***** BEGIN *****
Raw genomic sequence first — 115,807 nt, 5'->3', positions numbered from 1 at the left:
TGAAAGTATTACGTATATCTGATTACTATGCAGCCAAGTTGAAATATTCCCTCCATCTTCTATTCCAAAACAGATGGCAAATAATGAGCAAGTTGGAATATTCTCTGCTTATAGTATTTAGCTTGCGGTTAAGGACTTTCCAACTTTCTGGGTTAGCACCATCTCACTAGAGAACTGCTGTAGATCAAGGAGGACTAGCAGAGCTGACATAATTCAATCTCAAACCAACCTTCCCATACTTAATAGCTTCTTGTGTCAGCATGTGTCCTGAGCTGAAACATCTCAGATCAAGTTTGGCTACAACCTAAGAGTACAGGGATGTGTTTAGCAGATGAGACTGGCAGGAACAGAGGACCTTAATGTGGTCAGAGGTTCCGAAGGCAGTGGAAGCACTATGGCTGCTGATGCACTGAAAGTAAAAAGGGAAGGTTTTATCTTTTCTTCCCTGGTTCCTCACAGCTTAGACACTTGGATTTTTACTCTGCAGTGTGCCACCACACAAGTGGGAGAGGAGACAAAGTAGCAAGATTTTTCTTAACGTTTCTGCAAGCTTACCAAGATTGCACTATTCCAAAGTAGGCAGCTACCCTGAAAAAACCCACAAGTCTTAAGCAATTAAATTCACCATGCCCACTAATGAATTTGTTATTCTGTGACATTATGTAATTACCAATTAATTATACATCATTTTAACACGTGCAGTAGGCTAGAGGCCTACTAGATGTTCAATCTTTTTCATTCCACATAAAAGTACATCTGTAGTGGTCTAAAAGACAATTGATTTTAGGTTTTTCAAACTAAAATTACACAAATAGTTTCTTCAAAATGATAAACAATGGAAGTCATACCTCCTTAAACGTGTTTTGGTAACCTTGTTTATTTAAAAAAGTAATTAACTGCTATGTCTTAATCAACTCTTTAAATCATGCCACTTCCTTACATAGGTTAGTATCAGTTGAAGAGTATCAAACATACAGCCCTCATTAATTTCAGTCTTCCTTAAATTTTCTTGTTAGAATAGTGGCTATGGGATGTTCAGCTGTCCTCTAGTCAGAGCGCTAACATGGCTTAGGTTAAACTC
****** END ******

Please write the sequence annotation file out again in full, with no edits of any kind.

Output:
Raw genomic sequence first — 115,807 nt, 5'->3', positions numbered from 1 at the left:
TGAAAGTATTACGTATATCTGATTACTATGCAGCCAAGTTGAAATATTCCCTCCATCTTCTATTCCAAAACAGATGGCAAATAATGAGCAAGTTGGAATATTCTCTGCTTATAGTATTTAGCTTGCGGTTAAGGACTTTCCAACTTTCTGGGTTAGCACCATCTCACTAGAGAACTGCTGTAGATCAAGGAGGACTAGCAGAGCTGACATAATTCAATCTCAAACCAACCTTCCCATACTTAATAGCTTCTTGTGTCAGCATGTGTCCTGAGCTGAAACATCTCAGATCAAGTTTGGCTACAACCTAAGAGTACAGGGATGTGTTTAGCAGATGAGACTGGCAGGAACAGAGGACCTTAATGTGGTCAGAGGTTCCGAAGGCAGTGGAAGCACTATGGCTGCTGATGCACTGAAAGTAAAAAGGGAAGGTTTTATCTTTTCTTCCCTGGTTCCTCACAGCTTAGACACTTGGATTTTTACTCTGCAGTGTGCCACCACACAAGTGGGAGAGGAGACAAAGTAGCAAGATTTTTCTTAACGTTTCTGCAAGCTTACCAAGATTGCACTATTCCAAAGTAGGCAGCTACCCTGAAAAAACCCACAAGTCTTAAGCAATTAAATTCACCATGCCCACTAATGAATTTGTTATTCTGTGACATTATGTAATTACCAATTAATTATACATCATTTTAACACGTGCAGTAGGCTAGAGGCCTACTAGATGTTCAATCTTTTTCATTCCACATAAAAGTACATCTGTAGTGGTCTAAAAGACAATTGATTTTAGGTTTTTCAAACTAAAATTACACAAATAGTTTCTTCAAAATGATAAACAATGGAAGTCATACCTCCTTAAACGTGTTTTGGTAACCTTGTTTATTTAAAAAAGTAATTAACTGCTATGTCTTAATCAACTCTTTAAATCATGCCACTTCCTTACATAGGTTAGTATCAGTTGAAGAGTATCAAACATACAGCCCTCATTAATTTCAGTCTTCCTTAAATTTTCTTGTTAGAATAGTGGCTATGGGATGTTCAGCTGTCCTCTAGTCAGAGCGCTAACATGGCTTAGGTTAAACTC